While the media and public were busy speculating on the “possible federal election” last week, the Tories were already busy at the sign printers.
I should have realized an election call was imminent when North Island MP John Duncan held two media phone conferences in two consecutive days.
Thinking back through the years, I’m hard-pressed to recall the long-serving MP offering two media chats within the span of an entire year. H’mm, maybe even a decade.
Perhaps I’m wrong, but two media phone conferences within a week for the MP, who’s also Minister of Indian and Northern Affairs, is like a full-fledged speaking tour.
What was interesting were Duncan’s comments that the Conservative party “wasn’t looking forward” to an election, but are always “election ready.”
I had my doubts, but the North Island Tory machine proved me wrong. As I was heading into the city on Sunday morning, I saw the party members busily hammering stakes into the ground and posting campaign signs. Very, very new-looking blue campaign signs, I should add. True, they could be holdovers from any one of the last couple of federal votes, but I don’t think so.
After three or four rain storms, the Tory blue becomes violet, the true Grit red turns to pink, the NDP orange fades to mellow yellow and the Green party colour turns to moss.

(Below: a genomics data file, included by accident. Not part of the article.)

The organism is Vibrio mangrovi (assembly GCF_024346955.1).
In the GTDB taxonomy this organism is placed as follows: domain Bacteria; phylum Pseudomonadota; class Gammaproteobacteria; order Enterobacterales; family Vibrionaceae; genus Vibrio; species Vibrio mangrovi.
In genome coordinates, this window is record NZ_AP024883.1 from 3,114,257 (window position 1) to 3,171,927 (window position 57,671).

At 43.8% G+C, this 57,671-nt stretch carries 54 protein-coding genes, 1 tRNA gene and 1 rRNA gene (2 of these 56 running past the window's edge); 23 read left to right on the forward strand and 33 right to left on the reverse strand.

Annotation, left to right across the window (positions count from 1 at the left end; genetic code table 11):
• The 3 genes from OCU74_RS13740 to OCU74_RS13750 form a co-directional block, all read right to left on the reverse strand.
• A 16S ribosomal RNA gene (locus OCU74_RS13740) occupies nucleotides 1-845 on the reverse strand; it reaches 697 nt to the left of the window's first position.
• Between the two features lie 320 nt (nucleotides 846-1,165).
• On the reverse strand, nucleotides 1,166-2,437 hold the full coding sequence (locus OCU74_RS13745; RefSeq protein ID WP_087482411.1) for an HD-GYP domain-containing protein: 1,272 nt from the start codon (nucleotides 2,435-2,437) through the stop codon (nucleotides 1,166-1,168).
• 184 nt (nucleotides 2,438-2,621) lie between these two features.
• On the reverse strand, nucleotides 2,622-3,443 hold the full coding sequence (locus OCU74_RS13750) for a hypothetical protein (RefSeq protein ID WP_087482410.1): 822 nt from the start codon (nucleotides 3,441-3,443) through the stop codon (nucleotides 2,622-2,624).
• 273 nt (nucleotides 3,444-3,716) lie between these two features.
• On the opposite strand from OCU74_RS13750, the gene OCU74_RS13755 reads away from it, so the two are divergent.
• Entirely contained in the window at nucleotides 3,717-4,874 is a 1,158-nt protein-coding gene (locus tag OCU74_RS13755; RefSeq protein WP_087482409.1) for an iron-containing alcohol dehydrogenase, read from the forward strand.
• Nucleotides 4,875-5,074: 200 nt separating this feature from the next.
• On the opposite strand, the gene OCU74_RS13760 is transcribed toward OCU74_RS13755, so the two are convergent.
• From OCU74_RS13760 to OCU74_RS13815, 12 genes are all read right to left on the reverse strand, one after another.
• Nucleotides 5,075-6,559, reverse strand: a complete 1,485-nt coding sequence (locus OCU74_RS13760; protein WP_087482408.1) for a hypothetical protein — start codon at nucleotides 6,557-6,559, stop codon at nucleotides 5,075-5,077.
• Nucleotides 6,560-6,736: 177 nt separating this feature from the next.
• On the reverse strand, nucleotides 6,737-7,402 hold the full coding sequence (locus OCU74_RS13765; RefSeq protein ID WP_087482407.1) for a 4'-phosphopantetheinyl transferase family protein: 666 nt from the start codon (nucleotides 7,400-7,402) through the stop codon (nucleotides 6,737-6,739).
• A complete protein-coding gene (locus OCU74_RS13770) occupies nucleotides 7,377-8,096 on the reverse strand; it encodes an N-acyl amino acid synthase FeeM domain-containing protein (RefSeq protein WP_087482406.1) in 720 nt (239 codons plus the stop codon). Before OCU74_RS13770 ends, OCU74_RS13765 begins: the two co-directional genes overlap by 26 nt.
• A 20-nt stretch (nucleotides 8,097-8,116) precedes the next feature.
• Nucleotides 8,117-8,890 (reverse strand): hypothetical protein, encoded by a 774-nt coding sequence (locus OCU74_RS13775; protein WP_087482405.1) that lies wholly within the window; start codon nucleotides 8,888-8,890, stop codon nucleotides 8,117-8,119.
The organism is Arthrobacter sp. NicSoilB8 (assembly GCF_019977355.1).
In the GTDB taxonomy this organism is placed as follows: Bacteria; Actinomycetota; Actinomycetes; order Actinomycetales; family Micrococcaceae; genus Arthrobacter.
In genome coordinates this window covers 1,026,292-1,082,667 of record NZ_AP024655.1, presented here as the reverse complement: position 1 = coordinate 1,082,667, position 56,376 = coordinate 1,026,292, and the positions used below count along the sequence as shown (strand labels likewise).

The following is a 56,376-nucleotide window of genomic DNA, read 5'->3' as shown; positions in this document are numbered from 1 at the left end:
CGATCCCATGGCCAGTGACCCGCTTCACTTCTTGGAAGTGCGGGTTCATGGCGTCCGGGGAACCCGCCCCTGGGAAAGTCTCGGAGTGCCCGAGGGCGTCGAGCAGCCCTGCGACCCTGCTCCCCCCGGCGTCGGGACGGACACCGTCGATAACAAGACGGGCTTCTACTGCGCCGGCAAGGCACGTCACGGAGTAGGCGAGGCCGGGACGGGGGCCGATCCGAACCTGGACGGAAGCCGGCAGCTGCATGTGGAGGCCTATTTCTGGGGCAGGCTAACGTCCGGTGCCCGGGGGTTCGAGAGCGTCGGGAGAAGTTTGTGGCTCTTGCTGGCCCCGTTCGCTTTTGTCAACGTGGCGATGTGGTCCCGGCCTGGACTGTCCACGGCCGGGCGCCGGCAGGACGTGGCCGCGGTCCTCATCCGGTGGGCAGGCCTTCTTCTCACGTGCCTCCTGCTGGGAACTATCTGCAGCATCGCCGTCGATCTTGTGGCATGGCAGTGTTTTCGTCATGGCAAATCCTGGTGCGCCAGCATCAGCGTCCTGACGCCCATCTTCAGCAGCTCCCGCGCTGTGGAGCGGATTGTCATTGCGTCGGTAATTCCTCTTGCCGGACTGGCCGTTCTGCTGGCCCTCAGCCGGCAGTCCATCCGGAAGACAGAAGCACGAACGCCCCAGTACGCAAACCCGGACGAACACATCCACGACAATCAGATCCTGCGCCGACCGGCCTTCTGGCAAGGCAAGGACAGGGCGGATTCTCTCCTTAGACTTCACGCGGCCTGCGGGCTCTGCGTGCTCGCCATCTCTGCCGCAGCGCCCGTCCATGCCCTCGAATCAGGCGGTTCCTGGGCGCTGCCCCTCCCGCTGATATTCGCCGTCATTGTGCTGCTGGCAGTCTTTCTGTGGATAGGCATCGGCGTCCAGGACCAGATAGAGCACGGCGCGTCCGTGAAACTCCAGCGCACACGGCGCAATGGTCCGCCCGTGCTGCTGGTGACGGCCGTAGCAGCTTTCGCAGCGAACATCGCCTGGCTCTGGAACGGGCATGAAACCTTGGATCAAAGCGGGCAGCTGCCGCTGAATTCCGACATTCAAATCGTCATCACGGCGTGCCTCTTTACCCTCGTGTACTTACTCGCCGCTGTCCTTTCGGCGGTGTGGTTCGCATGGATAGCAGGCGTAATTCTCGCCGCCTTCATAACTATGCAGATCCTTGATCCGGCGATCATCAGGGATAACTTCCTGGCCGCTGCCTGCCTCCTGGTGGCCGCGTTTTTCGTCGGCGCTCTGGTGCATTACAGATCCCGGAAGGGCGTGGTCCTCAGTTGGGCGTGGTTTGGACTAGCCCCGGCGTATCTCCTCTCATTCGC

I like to think of the fading colours as an analogy for the parties themselves: What looks shiny and bright at the beginning, can quickly become dull, wrinkled and falling apart. Sometimes the remnants are mournfully collected and put to rest, and sometimes they just degrade into dirt. You know, ashes to ashes and all that stuff.
Anyhow, while the busy-bee Tories were out on a lovely Sunday, defacing the natural beauty of the North Island with election propaganda, the other parties were nowhere to be seen.
I imagine it takes time to find the right rouge for the Liberal red; the New Democrats are still searching for a union print shop; and the Greens are still working out a deal with Kindergarten students to finger-paint their signs on biodegradable cardboard.
It won’t take them long and soon every busy corner will be filled with election signs which are about as unsightly as gangs of scruffy teenagers hanging out smoking.
And speaking of louts or loutish behaviour, this is just the first round of election signs this year.
Come November, a whole new crop of municipal election signs will pop up over what’s left of the federal campaign placards.
Think of them as tulips following the daffodils, minus the beauty, of course.